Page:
What do Germans want?
Several weeks ago I recommended an an unusually perceptive article by Birgit Kelle in Catholic World Report, sketching out the different possible outcomes of the German Synodal Path. They were, in brief:
- Reconciliation: in which German Church leaders turn away from their current path and embrace the perennial teachings of the Church. This outcome, Kelle writes, is obviously most desirable but unfortunately least likely.
- A “dirty schism” in which the German Church effectively breaks from the universal Church, but without any formal rebuke from the Vatican. The result would be a case of conflicting authorities, with the secular government siding with the German rebels against loyal Catholics. This outcome, the author says, is both worst and most likely.
- Outright schism, in which the German hierarchy renounce ties with Rome, would be disastrous. But at least in that case the situation would be clear.
To that analysis—which I think is right on target—let me add a question: What is it that the German bishops seek to accomplish, by accepting the radical proposals affirmed by their Synodal Path initiative?
The leaders of the German bishops’ conference have claimed that the Synodal Path is a response to the sex-abuse scandal. But as Cardinal Müller has remarked, that is a smokescreen, and in fact an obvious one—as the cardinal put it, “a great instrumentalization of these sad events committed by some priests in order to introduce an agenda that existed before and that has nothing to do with this tragedy.” There is no logical connection between the abuse of children and the proposal to bless same-sex unions, or the ordination of women, or the sharing of Communion with non-Catholics.
So what is it that the German bishops hope to achieve, by taking these steps to satisfy the zeitgeist? Will they make the Catholic Church more popular? That seems to be their goal. But the preliminary results are not promising: a wholesale exodus from the pews of their politically-correct churches. And even if, contrary to that evidence, they did manage to bring Catholics back into the churches, what would they do with them, once they arrived? Having downgraded the importance of the priesthood and the sanctity of the sacraments, what incentive would they offer to returning Catholics? After all, if you want to worship the zeitgeist, you can do that at home.
As it happens, if the goal is to put people in the pews—to evangelize—we have some idea about what works today. The Church is growing apace in Africa, where the ideas approved by the German Synodal Path are, quite rightly, viewed as absurd.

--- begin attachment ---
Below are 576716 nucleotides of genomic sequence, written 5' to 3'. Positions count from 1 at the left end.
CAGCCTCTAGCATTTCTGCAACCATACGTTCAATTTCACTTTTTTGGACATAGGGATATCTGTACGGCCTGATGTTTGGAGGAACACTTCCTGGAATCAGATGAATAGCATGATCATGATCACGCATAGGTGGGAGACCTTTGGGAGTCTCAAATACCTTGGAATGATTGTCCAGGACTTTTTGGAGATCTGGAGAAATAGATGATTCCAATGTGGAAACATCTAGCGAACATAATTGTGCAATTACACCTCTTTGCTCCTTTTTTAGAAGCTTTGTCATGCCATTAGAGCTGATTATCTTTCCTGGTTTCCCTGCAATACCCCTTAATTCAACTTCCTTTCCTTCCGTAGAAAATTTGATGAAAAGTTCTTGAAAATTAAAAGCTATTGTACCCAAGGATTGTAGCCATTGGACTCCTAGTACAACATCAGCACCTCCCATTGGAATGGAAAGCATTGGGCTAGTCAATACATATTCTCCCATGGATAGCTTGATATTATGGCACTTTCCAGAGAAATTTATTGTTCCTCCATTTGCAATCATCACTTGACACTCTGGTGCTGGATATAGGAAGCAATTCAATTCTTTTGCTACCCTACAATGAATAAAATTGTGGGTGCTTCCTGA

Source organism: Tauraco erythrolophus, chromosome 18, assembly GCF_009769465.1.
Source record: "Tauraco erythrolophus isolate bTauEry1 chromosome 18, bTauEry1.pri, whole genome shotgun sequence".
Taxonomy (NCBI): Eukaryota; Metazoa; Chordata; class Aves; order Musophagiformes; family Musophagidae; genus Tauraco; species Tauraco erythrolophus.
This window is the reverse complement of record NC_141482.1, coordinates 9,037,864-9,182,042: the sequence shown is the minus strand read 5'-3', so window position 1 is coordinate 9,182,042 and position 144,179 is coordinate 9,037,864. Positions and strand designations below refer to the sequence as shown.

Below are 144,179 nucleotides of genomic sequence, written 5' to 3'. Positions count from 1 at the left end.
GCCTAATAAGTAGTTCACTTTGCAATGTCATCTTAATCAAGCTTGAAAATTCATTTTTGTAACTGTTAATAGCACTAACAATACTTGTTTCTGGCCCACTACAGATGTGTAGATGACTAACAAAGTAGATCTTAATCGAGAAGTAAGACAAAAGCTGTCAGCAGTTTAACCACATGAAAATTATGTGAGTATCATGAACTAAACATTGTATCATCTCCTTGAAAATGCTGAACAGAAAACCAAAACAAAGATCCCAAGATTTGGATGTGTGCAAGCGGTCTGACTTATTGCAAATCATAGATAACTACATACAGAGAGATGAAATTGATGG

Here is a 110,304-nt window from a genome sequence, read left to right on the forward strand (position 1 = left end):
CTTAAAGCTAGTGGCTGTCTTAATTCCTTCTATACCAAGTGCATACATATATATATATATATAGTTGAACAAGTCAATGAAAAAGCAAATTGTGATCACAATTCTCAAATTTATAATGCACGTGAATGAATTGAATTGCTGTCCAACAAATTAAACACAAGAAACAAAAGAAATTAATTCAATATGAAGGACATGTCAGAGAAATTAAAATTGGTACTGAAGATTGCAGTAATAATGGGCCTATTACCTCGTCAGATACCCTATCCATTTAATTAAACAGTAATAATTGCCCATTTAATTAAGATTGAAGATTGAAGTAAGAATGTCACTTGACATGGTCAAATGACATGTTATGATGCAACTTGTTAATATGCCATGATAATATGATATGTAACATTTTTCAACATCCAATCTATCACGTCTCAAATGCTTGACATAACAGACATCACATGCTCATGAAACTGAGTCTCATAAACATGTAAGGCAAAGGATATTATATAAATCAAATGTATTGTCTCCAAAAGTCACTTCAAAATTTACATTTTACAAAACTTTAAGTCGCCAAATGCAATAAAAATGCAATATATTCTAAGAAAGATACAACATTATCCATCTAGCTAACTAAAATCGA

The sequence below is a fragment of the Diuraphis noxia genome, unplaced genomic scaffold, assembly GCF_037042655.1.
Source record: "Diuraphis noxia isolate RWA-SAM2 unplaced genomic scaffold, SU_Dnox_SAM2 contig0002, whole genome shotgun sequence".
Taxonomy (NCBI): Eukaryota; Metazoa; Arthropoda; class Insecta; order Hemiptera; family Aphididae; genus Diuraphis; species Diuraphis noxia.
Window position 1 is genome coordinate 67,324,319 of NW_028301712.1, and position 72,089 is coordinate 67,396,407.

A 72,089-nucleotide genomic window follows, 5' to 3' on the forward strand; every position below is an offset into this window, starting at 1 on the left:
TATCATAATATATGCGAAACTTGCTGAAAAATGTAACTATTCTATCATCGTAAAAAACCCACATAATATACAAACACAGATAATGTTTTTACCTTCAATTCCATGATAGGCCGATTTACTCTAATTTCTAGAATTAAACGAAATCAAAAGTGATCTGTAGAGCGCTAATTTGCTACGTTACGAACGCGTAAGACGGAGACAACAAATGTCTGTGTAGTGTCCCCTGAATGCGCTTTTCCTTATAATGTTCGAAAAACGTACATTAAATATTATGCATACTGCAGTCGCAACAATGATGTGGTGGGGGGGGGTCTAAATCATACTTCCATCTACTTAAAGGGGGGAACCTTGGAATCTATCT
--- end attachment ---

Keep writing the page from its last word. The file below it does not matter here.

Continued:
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Posted by: CorneliusG -
Apr. 17, 2023 5:23 AM ET USA
Their goal is to force these errors on the Universal Church via a complicit Vatican and sympathetic Pope. I don't think they care that much about evangelizing. They don't mind shrunken congregations as long as the few that remain are fellow zeitgeist worshippers. They're quite happy about getting rid of actual Catholics, who are just bothersome to them.
Posted by: esalex947010 -
Apr. 16, 2023 5:04 PM ET USA
I actually disagree. I think option number 3 would not be a disaster. In the current set of circumstances it is actually the most desirable. The people who occupy the positions of power in the Catholic Church in Germany, as in very many other places as well, are not actually Catholics. So let them go. We have a great many millstones hanging around our neck and this is one of them. Let it go. Let it all go. We don't need it anymore.
Posted by: Fr Eric Lepanto -
Apr. 16, 2023 9:25 AM ET USA
The Church is dead in Germany and other parts of Europe for many reasons. Continued giving over to the spirit of the times will mean that the Synodal path offers nothing. So, correct, there is no incentive to be in the pews, because even when they sit inside of beautiful architecture, they will not hear the truth.
Posted by: ewaughok -
Apr. 15, 2023 9:54 PM ET USA
Do you really think they have anything in mind? Other than cowering before the liberal activists in the church bureaucracy? The German bishops have long ago made themselves lackeys of the liberal religious establishment. They’re not the leaders of the Catholic Church in Germany, but simply the followers of an activist political-theological fringe. That became apparent in the Synodal voting. The “dirty schism” is coming about due to the lack of integrity on the part of the bishops.
Posted by: dcnmthompson7484 -
Apr. 14, 2023 6:14 PM ET USA
Everywhere I see a move toward tradition and orthodoxy, I see vibrant growth. All the progressive churches, I see stagnation. Sadly, our parish is recovering from a progressive priest...and not doing so well at that.
Posted by: DrJazz -
Apr. 14, 2023 8:43 AM ET USA
Absolutely correct. And, as with virtually every situation like this today, whatever is true, good, and beautiful (such as the African approach you describe) will be forcefully countered by the domineering bureaucrats who are in power, whether that power be located in Rome, Washington, or anywhere else. Those who love God and the Church need to strive for personal holiness amidst widespread insanity and evil.